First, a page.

Time line for V1 and first impact of Comair 5191

Jan 27, 2007
San Diego
According to a Louisville Courier-Journal article at...


The lone air traffic controller handling the flight was Christopher Damron, who initially told investigators that he saw the plane taxi to the correct runway at Blue Grass Airport, but later changed his account to say he had not been watching.

"I saw Com191's lights turning toward Rwy 22. I turned around to do the traffic count, heard a crash and saw a fireball west of the airport," Damron wrote in the amendment.

There seems to be a real problem with the time line, CD is making it look like he cleared Comair and saw him taxi toward the runway and immediately turned to do the traffic count. He is telling us he is doing traffic count while Comair is rolling on the runway.

Now we know more precisely and for the first time exactly when Comair was on the runway.

Previously, we only knew when he was cleared for takeoff and when the crash phone was activated. We also knew when the controller, CD, was finish talking to the previous departure asking him about the heading ATC had given to avoid weather. CD says he then turned to do the traffic count.

Comair was cleared for takeoff at 06:06:12, put the aircraft at takeoff power at 06:06:15.

Comair reached V1 at 06:06:29. (V1 was set prior to calling for takeoff clearance. It was set according to the aircraft's weight, field elevation, temperature, and other factors.) Clay immediately after calling out V1 realizes the problem and says "Whoa".
But V1 for the short runway was very close to the departure end of RW26 and just 2 second prior to impact

Here's part of the article....

As the engines increased their power and the plane began gathering speed on the runway, Polehinke, at the controls, commented at 6:06:16 a.m.: "Dat is weird with no lights."

"Yeah," Clay replied.

Thirteen seconds later, Clay said: "V One, rotate," meaning the plane could lift off the ground.

But he added immediately, "Whoa."

The sound of impact was less than two seconds later.

The last sound recorded, from Clay, was an unintelligible exclamation at 6:06:35 a.m., according to the transcript.

CD was talking with Eagle882 up to 06:06:30 when he gave him a frequency change to ARTCC. At that time, Comair was off the departure end of the runway and just one second prior to impact. During the entire time Comair5191 was rolling on the wrong runway, CD was distracted with Eagle882 and wasn't watching his runways. Traffic count could NOT have been a factor. When CD turned to do the traffic count, the fireball was rising off the departure end of RW26 and CD didn't see that either. We know he didn't alert the fire crews until 10:08:30 or a full 2 minutes after the crash. If he turned to do the traffic count, then heard the crash and saw the fireball, why did he wait a full 2 minutes to alert the crash personnel?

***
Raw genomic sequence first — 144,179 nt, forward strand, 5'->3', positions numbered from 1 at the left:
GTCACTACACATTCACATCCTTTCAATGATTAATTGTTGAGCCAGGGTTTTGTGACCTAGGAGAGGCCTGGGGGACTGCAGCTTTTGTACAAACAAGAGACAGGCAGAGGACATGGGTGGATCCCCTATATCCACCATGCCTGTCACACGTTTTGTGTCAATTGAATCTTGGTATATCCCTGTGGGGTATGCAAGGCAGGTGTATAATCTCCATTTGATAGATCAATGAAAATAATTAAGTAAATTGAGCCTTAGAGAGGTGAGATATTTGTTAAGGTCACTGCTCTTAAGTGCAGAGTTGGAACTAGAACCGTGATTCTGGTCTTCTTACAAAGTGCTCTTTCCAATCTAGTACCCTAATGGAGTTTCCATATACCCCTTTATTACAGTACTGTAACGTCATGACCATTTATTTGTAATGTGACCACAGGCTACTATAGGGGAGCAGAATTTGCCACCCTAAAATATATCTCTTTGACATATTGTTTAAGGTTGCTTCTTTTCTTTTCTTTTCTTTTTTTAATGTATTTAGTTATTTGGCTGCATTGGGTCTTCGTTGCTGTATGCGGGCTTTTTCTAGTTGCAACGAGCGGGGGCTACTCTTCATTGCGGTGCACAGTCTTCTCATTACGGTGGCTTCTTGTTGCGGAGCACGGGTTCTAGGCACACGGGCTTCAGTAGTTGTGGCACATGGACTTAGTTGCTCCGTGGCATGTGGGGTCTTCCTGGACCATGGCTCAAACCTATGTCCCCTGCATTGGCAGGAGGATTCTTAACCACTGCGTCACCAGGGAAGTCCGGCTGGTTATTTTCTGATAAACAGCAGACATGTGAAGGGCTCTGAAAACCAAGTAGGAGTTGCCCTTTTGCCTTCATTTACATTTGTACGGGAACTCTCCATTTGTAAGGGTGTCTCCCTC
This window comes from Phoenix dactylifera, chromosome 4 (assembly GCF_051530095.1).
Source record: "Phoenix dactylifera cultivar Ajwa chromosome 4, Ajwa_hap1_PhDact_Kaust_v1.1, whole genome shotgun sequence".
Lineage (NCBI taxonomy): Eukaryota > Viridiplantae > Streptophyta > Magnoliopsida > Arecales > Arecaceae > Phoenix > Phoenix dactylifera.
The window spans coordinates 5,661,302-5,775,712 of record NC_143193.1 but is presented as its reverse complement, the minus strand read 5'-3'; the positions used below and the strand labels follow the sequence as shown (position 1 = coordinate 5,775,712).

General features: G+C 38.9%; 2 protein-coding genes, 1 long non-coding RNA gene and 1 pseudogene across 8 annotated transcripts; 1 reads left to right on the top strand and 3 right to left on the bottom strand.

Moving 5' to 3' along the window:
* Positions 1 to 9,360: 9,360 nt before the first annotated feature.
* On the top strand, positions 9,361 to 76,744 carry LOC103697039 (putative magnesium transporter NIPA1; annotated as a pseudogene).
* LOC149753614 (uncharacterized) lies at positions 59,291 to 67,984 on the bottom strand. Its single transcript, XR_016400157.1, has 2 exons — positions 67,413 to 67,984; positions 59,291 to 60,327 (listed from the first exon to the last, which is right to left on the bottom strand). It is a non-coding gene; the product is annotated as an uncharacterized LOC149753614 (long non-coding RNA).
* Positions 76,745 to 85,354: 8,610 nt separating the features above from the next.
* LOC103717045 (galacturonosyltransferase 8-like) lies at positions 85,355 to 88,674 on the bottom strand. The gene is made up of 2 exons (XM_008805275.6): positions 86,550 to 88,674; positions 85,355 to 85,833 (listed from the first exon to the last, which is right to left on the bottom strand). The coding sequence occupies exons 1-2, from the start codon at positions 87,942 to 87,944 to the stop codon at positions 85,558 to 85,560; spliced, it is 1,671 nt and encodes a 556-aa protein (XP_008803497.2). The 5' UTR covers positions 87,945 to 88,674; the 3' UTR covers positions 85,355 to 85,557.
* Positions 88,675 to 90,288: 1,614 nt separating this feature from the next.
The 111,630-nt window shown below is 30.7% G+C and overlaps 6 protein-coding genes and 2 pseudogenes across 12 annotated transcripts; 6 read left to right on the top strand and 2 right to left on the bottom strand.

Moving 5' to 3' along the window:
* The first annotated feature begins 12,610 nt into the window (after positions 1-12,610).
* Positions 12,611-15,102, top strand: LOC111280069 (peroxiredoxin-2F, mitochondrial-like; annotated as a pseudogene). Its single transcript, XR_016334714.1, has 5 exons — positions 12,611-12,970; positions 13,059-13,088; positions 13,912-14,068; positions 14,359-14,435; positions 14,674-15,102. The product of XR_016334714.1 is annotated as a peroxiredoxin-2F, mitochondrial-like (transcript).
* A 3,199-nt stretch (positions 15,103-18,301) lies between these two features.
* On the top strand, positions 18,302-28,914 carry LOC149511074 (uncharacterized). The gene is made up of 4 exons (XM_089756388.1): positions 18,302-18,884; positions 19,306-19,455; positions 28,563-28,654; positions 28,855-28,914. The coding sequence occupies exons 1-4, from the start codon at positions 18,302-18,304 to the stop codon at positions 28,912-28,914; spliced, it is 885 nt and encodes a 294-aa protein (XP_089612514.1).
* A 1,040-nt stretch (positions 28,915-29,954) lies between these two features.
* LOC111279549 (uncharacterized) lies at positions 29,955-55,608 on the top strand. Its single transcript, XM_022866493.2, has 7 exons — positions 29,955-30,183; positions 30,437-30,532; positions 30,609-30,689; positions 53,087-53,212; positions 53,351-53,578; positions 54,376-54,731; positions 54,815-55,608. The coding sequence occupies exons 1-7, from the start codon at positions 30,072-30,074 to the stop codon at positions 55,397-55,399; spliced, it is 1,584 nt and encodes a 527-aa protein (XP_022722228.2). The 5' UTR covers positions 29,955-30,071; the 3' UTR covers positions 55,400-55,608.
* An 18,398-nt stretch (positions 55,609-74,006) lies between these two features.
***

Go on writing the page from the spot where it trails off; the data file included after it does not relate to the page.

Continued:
If the runway lights are out of service (OTS), it should tell the pilot one of two things, either he is on an inactive runway, which he WAS, or he is on the correct runway and he would have known about the runway light outage from the ATIS as it is a NOTAM. Comair should have asked the tower about the runway lights.

CD should have been watching to see if Comair is going to take the full length of the runway or take an intersection departure.

Since the taxiway to the approach end of the active runway (RW22) was closed, Comair would have had to make a right turn and back-taxi on RW22, made a 180, and begin his takeoff roll from the approach end to utilize the full length of the runway. If he is going to opt for an intersection departure, the controller should be giving him the length of remaining runway. Here is the photo...


According to the CNN article at....


the FAA not only violated the rule about having a second controller on duty, and specifying his role in the tower, that of the radar departure controller, but spelled out if a second controller is not available, the radar function should be turned over the Indianapolis center. The controller should not have been talking to any departures other than to give them a frequency change to ARTCC when airborne. CD should never have been concerned about previous departures and headings to avoid weather.

The FAA continues to circle the wagons and downplay their accountability for this accident....

"In a statement Tuesday, the FAA suggested that a second controller would not have prevented the accident." Then they turn around and say...
"Had there been a second controller present on Sunday, that controller would have been responsible for separating airborne traffic with radar, not aircraft on the airport's runways," the statement said. (This is a TOTAL contradiction).

"The Federal Aviation Administration on Tuesday acknowledged that having only one controller in the tower violated the agency's policy.